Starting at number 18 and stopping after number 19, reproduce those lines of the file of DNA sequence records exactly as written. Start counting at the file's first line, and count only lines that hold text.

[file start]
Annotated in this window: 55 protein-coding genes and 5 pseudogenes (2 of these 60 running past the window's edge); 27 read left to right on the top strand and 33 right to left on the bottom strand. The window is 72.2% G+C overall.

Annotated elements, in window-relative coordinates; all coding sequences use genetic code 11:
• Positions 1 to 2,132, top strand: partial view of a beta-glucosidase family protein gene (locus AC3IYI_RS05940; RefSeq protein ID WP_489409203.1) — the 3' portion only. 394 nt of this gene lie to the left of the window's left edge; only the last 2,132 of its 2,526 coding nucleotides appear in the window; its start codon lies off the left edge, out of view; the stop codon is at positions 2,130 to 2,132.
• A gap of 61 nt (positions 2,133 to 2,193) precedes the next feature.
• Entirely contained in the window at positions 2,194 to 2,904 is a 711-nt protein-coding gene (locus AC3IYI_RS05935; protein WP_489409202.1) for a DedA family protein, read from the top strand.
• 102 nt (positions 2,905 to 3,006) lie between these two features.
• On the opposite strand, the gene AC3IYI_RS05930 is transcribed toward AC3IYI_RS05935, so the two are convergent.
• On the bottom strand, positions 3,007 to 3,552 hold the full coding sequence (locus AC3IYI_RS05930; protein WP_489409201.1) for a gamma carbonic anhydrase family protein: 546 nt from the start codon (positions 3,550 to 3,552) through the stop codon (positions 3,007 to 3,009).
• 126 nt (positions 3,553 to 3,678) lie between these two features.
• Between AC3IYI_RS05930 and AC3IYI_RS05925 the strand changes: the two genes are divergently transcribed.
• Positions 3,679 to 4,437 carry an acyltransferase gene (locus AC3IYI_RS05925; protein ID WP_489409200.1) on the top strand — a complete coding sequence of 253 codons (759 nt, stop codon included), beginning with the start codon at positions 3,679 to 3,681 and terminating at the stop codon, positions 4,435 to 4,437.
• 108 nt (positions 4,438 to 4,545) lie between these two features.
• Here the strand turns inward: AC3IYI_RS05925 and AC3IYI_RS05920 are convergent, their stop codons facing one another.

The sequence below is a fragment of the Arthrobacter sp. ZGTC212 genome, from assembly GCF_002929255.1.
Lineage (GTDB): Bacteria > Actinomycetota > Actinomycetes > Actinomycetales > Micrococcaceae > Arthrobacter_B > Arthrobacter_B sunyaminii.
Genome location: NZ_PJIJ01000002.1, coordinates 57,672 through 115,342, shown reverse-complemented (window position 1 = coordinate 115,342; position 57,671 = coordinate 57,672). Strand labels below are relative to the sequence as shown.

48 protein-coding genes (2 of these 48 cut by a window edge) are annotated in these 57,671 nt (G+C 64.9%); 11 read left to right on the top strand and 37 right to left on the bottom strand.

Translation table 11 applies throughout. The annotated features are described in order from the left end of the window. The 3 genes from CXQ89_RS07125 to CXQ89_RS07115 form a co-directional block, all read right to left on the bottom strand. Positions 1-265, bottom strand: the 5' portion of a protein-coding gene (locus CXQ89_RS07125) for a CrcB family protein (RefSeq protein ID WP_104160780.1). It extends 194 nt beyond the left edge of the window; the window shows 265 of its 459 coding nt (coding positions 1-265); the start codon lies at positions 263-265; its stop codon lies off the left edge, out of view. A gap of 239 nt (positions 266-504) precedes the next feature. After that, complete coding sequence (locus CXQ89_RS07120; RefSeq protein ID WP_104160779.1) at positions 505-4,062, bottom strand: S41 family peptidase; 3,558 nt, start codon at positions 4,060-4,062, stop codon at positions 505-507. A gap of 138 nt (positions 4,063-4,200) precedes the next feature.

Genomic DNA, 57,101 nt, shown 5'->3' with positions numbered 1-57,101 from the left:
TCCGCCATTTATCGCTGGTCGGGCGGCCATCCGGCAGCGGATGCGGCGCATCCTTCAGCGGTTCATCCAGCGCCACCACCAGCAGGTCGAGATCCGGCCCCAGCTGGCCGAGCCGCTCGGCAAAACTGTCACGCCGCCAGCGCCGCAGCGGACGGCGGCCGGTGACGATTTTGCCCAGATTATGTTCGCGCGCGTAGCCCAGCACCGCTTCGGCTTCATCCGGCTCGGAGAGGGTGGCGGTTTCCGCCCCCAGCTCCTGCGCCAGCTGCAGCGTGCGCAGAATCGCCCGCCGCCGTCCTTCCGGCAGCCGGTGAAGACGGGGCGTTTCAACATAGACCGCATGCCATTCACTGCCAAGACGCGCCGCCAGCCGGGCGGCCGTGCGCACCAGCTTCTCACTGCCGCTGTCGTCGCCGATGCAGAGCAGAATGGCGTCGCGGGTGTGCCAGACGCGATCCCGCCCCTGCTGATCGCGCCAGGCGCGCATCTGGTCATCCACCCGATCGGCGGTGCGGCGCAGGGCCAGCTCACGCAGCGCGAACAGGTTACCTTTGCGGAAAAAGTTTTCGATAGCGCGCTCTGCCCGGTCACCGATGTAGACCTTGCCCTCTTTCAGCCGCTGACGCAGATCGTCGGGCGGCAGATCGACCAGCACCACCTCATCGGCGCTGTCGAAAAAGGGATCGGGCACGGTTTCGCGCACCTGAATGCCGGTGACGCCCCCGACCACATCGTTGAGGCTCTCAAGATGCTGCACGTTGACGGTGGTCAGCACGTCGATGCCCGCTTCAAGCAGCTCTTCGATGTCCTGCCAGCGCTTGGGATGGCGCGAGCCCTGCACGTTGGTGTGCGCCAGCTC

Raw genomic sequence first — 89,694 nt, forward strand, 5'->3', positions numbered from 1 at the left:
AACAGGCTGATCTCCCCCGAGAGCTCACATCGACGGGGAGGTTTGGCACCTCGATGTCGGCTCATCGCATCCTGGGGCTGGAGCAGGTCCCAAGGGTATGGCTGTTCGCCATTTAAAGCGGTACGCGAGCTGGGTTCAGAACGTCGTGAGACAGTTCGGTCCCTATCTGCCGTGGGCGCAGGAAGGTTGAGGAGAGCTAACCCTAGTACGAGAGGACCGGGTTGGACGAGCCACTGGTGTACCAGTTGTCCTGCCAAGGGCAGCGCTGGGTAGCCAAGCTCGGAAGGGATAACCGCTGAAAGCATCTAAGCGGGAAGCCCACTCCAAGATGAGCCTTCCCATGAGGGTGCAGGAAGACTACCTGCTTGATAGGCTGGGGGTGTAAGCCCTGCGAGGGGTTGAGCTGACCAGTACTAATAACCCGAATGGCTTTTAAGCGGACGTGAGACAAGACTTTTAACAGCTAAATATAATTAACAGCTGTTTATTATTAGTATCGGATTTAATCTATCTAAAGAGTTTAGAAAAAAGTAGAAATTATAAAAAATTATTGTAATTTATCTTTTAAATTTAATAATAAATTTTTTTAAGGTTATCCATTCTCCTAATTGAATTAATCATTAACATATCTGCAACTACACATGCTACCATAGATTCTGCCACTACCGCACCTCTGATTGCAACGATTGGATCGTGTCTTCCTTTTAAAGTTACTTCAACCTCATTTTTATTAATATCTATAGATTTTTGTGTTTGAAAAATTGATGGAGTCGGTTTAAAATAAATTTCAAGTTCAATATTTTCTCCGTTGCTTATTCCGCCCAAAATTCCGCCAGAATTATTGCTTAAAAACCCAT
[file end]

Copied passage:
Translation table 11 applies throughout. The annotated features are described in order from the left end of the window. The 3 genes from CXQ89_RS07125 to CXQ89_RS07115 form a co-directional block, all read right to left on the bottom strand. Positions 1-265, bottom strand: the 5' portion of a protein-coding gene (locus CXQ89_RS07125) for a CrcB family protein (RefSeq protein ID WP_104160780.1). It extends 194 nt beyond the left edge of the window; the window shows 265 of its 459 coding nt (coding positions 1-265); the start codon lies at positions 263-265; its stop codon lies off the left edge, out of view. A gap of 239 nt (positions 266-504) precedes the next feature. After that, complete coding sequence (locus CXQ89_RS07120; RefSeq protein ID WP_104160779.1) at positions 505-4,062, bottom strand: S41 family peptidase; 3,558 nt, start codon at positions 4,060-4,062, stop codon at positions 505-507. A gap of 138 nt (positions 4,063-4,200) precedes the next feature.

Genomic DNA, 57,101 nt, shown 5'->3' with positions numbered 1-57,101 from the left: